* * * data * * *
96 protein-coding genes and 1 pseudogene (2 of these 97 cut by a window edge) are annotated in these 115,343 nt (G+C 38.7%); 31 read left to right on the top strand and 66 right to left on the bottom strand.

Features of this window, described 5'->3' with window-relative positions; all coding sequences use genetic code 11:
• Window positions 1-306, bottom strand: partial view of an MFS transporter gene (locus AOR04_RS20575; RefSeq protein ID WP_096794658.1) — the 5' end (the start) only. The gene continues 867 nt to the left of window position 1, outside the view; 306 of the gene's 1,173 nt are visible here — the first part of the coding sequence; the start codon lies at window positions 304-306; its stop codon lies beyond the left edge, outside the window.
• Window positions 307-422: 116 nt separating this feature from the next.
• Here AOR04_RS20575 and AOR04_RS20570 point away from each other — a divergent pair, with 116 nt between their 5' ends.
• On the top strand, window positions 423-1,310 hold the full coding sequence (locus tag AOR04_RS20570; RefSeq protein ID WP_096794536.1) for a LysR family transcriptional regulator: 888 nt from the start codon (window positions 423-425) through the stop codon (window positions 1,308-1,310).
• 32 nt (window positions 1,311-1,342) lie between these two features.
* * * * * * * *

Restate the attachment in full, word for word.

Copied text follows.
96 protein-coding genes and 1 pseudogene (2 of these 97 cut by a window edge) are annotated in these 115,343 nt (G+C 38.7%); 31 read left to right on the top strand and 66 right to left on the bottom strand.

Features of this window, described 5'->3' with window-relative positions; all coding sequences use genetic code 11:
• Window positions 1-306, bottom strand: partial view of an MFS transporter gene (locus AOR04_RS20575; RefSeq protein ID WP_096794658.1) — the 5' end (the start) only. The gene continues 867 nt to the left of window position 1, outside the view; 306 of the gene's 1,173 nt are visible here — the first part of the coding sequence; the start codon lies at window positions 304-306; its stop codon lies beyond the left edge, outside the window.
• Window positions 307-422: 116 nt separating this feature from the next.
• Here AOR04_RS20575 and AOR04_RS20570 point away from each other — a divergent pair, with 116 nt between their 5' ends.
• On the top strand, window positions 423-1,310 hold the full coding sequence (locus tag AOR04_RS20570; RefSeq protein ID WP_096794536.1) for a LysR family transcriptional regulator: 888 nt from the start codon (window positions 423-425) through the stop codon (window positions 1,308-1,310).
• 32 nt (window positions 1,311-1,342) lie between these two features.